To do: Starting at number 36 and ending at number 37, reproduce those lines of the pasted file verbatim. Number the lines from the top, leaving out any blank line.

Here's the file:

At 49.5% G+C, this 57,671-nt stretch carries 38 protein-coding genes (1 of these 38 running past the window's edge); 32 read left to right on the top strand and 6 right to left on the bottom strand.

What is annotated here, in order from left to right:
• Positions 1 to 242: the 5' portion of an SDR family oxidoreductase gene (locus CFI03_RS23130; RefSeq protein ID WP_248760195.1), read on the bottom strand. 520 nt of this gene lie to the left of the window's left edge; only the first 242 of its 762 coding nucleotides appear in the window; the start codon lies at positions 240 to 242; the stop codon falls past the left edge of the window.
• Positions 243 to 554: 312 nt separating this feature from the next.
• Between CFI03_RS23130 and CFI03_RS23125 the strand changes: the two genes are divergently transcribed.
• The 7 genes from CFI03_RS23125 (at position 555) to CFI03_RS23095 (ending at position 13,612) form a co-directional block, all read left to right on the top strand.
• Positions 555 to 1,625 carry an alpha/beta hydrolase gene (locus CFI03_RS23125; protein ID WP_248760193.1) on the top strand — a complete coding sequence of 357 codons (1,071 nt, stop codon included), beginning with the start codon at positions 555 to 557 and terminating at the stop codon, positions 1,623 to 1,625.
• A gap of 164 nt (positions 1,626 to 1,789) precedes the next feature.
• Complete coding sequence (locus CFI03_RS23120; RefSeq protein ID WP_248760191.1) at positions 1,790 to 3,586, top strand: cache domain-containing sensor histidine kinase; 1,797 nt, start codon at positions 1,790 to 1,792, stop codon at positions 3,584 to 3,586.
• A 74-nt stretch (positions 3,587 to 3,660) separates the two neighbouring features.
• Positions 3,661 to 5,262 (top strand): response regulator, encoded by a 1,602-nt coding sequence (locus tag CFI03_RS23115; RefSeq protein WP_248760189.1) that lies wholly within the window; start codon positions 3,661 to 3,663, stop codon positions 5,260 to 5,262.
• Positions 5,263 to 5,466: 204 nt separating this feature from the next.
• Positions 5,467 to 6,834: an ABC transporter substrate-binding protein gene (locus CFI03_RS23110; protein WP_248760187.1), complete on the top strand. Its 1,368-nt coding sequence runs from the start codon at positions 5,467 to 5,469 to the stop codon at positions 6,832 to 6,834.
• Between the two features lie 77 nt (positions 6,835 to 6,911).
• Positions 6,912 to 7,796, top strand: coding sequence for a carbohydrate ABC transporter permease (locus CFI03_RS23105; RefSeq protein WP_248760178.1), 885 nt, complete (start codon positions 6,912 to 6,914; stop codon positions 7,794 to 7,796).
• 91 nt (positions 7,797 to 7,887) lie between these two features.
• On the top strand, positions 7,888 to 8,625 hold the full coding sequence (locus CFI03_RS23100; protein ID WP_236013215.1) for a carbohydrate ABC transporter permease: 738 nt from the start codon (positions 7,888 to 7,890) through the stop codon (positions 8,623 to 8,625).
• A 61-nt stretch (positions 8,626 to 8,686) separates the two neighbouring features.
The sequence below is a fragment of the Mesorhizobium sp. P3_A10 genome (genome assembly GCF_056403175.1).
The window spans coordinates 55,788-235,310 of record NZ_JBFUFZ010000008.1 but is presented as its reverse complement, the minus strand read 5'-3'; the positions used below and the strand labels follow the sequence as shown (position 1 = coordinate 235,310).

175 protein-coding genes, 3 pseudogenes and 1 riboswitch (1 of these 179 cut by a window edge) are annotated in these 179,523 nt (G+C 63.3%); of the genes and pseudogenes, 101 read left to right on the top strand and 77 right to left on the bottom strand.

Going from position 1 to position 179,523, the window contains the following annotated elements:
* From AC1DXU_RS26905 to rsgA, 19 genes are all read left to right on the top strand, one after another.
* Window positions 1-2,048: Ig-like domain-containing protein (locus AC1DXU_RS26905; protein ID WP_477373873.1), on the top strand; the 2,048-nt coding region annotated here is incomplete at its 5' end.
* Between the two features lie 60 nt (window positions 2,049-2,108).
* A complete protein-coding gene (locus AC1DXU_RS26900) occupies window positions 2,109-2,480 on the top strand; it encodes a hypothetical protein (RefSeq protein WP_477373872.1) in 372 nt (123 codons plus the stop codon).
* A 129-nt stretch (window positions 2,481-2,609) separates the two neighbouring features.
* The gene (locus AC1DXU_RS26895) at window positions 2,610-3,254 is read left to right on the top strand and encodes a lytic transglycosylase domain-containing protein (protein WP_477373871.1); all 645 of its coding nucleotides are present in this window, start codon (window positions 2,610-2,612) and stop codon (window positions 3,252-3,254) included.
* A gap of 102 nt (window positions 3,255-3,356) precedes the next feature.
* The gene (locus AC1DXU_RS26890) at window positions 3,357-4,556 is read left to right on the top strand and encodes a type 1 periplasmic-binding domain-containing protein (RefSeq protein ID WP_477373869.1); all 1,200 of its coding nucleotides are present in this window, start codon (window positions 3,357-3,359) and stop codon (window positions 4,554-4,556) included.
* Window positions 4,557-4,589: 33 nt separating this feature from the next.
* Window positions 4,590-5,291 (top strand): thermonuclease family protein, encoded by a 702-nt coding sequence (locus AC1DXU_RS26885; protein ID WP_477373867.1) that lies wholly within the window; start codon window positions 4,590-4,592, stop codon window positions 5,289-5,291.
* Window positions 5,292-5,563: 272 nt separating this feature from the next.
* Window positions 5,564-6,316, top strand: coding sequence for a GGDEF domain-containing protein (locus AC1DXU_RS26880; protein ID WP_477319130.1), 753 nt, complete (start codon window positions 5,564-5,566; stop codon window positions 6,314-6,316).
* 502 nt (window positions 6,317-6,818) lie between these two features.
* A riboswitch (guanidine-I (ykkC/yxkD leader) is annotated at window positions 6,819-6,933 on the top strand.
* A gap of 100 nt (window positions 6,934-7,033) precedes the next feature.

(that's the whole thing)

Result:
* A riboswitch (guanidine-I (ykkC/yxkD leader) is annotated at window positions 6,819-6,933 on the top strand.
* A gap of 100 nt (window positions 6,934-7,033) precedes the next feature.